BEIJING: Chinese telecoms giant Huawei said Friday it had renewed a licensing agreement with Ericsson to use each other’s technologies, in a rebuff to US warnings about the risk of espionage by Beijing.
Huawei has been at the centre of an intense technological rivalry between China and the United States, which suspects the company of spying for Beijing – accusations Huawei denies.
US sanctions on Huawei since 2019 have cut off the firm from global supply chains for American components and hobbled its smartphone arm, forcing it to pivot towards other forms of growth.
Washington has also pressured its allies to ban the use of Huawei gear in their 5G telecoms networks, arguing that Beijing could use the equipment to spy on other countries’ communications and data traffic.
Despite those tensions, Huawei and Ericsson – based in Stockholm – have signed a “long-term” global agreement to licence each other’s patents, the Chinese company said in a statement Friday.
The deal covers patents essential to 3G, 4G and 5G cellular technologies as well as both companies’ “respective sales of network infrastructure and consumer devices”, Huawei said.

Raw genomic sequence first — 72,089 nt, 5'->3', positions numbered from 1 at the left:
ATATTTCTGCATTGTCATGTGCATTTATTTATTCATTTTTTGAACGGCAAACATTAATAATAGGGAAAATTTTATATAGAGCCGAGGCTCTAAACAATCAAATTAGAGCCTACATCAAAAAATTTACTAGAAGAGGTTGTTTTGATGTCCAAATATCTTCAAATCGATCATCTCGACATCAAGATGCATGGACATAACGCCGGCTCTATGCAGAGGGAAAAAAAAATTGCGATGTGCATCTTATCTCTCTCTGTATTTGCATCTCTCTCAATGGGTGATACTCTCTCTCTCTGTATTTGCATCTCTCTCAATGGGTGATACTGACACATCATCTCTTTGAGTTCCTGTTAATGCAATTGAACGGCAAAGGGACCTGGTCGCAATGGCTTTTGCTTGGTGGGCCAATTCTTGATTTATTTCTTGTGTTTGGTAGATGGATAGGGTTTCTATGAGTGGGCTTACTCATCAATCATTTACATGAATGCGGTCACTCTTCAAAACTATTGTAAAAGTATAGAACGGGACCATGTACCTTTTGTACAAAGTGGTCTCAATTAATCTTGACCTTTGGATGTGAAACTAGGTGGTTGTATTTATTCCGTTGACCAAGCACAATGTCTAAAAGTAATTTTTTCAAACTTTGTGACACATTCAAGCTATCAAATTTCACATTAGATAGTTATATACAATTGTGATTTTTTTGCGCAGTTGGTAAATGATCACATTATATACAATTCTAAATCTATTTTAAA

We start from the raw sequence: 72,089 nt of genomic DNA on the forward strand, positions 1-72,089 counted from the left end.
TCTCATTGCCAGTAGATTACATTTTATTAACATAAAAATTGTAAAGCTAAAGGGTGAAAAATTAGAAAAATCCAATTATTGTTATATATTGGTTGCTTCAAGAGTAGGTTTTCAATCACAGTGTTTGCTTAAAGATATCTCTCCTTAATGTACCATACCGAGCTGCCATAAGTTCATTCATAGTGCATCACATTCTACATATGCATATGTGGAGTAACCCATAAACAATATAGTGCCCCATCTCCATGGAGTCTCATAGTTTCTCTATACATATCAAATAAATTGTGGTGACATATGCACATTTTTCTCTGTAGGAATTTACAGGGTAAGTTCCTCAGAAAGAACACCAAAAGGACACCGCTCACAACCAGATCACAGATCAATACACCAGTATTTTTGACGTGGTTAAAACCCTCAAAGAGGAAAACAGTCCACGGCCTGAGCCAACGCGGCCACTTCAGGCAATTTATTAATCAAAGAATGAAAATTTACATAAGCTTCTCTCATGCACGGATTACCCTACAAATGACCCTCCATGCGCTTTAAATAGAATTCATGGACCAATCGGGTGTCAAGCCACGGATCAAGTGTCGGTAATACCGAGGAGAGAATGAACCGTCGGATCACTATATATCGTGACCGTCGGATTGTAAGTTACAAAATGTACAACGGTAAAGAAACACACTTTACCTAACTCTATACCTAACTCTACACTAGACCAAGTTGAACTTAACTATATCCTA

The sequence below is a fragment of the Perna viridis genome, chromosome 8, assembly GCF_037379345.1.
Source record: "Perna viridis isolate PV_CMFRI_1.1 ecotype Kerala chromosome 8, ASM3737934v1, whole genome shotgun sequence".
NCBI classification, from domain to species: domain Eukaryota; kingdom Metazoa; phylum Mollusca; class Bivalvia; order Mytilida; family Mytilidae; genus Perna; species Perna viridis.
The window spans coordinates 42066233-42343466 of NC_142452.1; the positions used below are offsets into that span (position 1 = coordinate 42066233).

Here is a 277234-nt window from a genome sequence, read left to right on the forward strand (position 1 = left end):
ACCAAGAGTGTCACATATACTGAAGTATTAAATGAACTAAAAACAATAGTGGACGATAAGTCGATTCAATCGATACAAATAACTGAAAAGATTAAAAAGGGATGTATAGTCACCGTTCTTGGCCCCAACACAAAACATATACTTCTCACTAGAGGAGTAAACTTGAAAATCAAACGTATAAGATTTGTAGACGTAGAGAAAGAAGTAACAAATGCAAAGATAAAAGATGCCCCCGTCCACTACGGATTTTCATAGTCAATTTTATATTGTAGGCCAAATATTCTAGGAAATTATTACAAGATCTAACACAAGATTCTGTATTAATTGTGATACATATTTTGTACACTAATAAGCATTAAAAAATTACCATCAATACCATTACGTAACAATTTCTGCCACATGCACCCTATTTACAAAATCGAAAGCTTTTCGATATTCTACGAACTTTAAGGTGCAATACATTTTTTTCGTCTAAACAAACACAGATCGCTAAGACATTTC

The company’s intellectual property chief, Alan Fan, said the agreement “demonstrates the commitment both parties have forged that intellectual property should be properly respected and protected”.
“Our commitment to sharing leading technological innovations will drive healthy, sustainable industry development and provide consumers with more robust products and services,” he said.
The previous such agreement between Huawei and Ericsson was signed in 2016.
Back then, Huawei was an insurgent force in the global technology sector with an eye on dethroning Apple and Samsung as the world’s top seller of smartphones.
It briefly grabbed that title in 2020 but US sanctions have since clipped its wings and forced Huawei into a strategic refocus on software, connected devices, business computing, smart vehicles and other sectors.
Despite being sidelined from American technologies, Huawei could begin producing its own chips for 5G phones this year, according to media reports about which the company has refused to comment.